Direct Message

I could tell you about any number of things that have helped.

This week: an unexpected email. A much-needed haircut. A head massage. A frozen batch of farro. A tangle of sweet and spicy roast chicken [already! cooked!]. An ancient, cozy t-shirt. A slinky silk top. A string of sunny days. A totally different vibe.

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A video of my nephew, now 7 months. A pair of stick-straight pants, folded up and put away. A wedge of cheese with my name on it, literally. A surprise DM. (Direct message, Mom.) An hour of idleness in bed. (Not reading, not trying to summon sleep, not inducing a headache via so-much-social-media.)

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And more! More exciting things this week. There was:

An 8-letter word I got to stretch out over 10 calendar squares in June. [V-A-C-A-T-I-O-N!] Or, as I typed and erased and typed again: Home!

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A strawberry that tasted like a strawberry.

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(Related: peas that taste like peas.)

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A sure sign it’s peony season.

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A beautifully brewed latte. (With an even better one to come, in just a few short weeks!)

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You’ve probably already figured this out, but having something to look forward to helps enormously. (Even if it’s as small as a shot of espresso your brother pulled for you.) It changes the entire name of the game. It means in between all the questioning and wondering and seriously doubting, there is something in the not-too-far-future to really just enjoy anticipating.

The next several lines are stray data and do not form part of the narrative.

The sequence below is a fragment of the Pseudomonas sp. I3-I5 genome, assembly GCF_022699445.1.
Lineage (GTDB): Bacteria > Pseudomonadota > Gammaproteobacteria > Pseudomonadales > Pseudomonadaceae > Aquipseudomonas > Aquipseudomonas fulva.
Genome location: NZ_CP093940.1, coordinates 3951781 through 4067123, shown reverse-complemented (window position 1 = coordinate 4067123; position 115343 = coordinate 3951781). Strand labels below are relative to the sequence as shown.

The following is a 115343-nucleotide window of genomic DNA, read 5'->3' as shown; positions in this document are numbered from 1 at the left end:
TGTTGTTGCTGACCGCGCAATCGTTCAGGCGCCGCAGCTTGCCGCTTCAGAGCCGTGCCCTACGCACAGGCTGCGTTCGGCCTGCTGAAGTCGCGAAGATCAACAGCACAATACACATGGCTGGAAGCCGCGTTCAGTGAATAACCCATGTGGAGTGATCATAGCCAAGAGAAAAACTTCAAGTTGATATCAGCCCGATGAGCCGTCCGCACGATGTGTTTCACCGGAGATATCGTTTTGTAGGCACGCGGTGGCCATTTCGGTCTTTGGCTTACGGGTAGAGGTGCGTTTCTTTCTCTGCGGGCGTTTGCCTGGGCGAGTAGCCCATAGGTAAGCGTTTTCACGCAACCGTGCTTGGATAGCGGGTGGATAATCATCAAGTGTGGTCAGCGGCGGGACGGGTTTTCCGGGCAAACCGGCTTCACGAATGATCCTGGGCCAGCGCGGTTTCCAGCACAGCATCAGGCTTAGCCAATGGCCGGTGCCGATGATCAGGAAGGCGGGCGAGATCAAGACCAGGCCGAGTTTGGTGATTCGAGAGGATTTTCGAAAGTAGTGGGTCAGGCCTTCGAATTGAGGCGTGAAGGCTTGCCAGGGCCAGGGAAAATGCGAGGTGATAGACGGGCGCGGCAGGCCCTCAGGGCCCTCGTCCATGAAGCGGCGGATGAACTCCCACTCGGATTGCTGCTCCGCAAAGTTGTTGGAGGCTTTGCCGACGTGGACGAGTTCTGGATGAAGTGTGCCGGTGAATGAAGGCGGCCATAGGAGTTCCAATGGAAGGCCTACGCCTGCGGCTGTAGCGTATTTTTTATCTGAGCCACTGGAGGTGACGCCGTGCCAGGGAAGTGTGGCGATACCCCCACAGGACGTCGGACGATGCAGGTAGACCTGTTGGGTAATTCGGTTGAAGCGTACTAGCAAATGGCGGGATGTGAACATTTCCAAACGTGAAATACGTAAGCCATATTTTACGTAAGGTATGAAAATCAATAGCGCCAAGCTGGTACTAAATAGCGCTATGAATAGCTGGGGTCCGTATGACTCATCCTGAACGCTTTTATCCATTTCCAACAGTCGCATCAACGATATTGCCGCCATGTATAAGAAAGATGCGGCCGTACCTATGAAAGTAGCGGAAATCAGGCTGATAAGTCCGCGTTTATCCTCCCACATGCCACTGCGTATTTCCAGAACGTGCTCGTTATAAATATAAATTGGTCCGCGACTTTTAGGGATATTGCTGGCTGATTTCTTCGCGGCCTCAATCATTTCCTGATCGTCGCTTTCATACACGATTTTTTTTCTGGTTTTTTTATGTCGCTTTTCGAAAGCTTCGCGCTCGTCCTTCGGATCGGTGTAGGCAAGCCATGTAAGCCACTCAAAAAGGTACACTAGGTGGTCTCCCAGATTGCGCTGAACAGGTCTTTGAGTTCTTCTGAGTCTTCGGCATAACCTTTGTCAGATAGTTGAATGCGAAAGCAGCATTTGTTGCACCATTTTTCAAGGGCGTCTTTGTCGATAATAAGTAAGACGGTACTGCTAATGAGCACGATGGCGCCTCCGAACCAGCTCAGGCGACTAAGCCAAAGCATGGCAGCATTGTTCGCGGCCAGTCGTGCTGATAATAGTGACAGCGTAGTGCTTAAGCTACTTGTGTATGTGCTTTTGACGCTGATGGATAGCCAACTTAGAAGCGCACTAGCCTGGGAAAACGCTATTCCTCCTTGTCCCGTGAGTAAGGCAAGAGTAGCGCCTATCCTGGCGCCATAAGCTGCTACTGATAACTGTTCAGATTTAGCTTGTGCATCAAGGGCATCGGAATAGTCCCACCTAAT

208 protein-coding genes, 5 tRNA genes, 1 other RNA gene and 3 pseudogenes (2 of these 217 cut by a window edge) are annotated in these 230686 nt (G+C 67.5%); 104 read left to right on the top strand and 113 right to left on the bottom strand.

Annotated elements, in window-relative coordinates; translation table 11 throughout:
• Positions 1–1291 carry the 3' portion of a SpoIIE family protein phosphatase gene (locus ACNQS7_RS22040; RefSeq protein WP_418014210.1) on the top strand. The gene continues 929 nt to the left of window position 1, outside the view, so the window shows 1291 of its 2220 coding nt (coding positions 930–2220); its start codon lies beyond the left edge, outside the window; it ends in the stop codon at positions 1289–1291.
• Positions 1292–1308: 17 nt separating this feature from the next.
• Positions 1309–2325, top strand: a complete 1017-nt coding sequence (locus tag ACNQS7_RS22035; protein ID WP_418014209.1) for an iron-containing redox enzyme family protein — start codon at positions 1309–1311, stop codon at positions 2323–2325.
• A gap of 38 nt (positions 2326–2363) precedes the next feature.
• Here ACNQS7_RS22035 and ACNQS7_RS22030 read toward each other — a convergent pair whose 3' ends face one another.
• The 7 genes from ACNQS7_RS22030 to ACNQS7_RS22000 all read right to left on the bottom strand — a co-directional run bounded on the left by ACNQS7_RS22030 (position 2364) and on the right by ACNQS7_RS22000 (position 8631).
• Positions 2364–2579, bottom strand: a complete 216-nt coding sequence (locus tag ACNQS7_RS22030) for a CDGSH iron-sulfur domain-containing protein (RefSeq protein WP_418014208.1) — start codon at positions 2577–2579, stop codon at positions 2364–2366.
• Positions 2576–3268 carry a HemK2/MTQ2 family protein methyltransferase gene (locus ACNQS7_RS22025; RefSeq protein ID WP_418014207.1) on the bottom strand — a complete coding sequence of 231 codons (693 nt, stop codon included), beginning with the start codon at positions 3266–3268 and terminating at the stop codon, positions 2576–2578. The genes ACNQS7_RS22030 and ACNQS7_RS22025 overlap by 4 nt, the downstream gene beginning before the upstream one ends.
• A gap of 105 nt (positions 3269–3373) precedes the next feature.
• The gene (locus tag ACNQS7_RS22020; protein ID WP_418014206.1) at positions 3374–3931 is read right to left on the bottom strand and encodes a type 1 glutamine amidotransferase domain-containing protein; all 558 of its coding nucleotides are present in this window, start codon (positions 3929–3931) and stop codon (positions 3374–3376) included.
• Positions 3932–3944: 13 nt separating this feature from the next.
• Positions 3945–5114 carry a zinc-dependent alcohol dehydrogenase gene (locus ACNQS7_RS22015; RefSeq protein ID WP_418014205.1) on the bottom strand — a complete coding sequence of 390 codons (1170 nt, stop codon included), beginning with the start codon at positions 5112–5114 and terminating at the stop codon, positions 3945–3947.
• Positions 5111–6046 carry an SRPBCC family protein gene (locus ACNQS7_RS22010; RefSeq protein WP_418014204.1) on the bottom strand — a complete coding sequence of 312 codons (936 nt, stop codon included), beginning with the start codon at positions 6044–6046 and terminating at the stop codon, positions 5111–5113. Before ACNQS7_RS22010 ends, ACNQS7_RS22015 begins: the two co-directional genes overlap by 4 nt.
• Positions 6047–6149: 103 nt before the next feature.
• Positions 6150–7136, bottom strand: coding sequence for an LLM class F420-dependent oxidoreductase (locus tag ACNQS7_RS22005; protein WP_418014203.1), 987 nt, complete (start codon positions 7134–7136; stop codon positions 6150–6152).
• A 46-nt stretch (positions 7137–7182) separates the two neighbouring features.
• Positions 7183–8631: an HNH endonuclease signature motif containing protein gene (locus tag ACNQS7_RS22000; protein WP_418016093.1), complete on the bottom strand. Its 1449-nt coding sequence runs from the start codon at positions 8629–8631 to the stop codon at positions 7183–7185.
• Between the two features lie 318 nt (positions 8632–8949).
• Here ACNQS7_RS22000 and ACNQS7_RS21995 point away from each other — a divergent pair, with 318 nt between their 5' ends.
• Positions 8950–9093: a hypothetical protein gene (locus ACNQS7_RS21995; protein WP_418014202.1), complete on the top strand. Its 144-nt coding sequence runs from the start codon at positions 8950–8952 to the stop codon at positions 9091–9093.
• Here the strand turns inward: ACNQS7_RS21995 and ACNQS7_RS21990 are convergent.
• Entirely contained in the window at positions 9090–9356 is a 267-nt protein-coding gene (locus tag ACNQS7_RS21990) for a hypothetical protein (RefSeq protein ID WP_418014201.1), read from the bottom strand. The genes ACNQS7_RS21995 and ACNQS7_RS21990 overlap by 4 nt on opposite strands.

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On that list, for me: seeing my dad (even though HARD, for a variety of reasons). Heirloom tomatoes. Dresses with pockets. Oregon blackberries. More time with my friend Embry, well on her way to becoming my very-good-friend Embry. And a trip/trek up to Munra Point, because look.

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Getting outside, getting out of my own head — that helps too. An awful lot.

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As does making more connections. (The deep, genuine kind that just can’t be expected to develop overnight.)

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When I am lonely now, when I am puzzling over whether or not there’s a place on the spectrum between beware, will wrap myself around you like a vine and hi, 100% emotionally stable, really lovely to meet you at this exactly perfect time…I am no longer quite so hard on myself. I am not a *complete* catastrophe. I don’t think any of us are. Not truly.

That helps to see/hear/type. It also helps to ask myself — whenever I feel like I’ve had enough of being brave and would just like for all of this to go AWAY, once and for all, only without really dealing with any more fluctuations in weight — whether I was really happy looking at life through a window.